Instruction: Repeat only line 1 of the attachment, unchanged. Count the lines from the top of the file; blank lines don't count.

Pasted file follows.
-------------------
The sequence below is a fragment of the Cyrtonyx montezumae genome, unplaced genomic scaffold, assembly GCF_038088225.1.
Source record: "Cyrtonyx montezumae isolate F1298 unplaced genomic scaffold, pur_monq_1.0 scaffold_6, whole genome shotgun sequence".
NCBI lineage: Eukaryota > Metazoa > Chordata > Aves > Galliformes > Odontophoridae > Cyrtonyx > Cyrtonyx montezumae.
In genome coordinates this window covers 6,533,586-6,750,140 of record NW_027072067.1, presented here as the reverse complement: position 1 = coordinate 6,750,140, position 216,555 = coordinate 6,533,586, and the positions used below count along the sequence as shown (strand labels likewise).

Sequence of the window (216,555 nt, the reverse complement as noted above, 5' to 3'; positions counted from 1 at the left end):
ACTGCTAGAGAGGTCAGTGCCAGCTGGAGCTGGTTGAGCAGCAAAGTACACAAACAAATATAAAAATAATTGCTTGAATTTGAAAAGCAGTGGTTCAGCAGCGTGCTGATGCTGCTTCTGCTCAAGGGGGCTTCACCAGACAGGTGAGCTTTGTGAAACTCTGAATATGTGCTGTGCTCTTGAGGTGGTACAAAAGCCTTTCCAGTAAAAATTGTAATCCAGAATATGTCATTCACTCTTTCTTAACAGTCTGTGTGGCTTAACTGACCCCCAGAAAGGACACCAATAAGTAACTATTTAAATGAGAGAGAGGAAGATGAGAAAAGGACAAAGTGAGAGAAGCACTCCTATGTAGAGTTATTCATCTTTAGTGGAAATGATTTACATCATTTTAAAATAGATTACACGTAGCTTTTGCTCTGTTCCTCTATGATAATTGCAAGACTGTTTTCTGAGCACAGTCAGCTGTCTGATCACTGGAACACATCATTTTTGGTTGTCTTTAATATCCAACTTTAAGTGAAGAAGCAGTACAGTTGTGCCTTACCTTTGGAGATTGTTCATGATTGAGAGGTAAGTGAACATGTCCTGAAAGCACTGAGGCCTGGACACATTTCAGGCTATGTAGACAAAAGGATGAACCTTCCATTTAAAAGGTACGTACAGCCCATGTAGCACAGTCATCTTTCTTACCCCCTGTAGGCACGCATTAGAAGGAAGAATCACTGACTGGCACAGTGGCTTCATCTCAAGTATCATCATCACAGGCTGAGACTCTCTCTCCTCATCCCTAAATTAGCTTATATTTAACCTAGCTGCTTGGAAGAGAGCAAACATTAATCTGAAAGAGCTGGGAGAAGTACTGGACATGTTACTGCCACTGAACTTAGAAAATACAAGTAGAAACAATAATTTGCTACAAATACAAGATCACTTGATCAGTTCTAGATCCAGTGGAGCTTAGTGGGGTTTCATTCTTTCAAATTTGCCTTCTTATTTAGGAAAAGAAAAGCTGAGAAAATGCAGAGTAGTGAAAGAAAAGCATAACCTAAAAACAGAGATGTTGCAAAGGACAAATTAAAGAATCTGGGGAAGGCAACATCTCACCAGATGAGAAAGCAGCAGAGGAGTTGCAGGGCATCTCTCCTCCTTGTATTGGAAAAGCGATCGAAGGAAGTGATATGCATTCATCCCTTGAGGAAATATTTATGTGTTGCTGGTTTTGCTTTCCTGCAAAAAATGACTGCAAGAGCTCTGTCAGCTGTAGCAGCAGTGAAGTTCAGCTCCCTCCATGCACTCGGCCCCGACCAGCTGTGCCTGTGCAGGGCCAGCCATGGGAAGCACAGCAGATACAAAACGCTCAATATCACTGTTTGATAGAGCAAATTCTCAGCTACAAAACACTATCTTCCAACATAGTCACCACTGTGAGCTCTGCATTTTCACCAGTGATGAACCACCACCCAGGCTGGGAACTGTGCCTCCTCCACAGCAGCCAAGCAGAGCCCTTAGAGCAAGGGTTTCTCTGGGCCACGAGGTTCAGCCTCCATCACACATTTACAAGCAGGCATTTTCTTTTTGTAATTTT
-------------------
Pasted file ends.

The sequence below is a fragment of the Cyrtonyx montezumae genome, unplaced genomic scaffold, assembly GCF_038088225.1.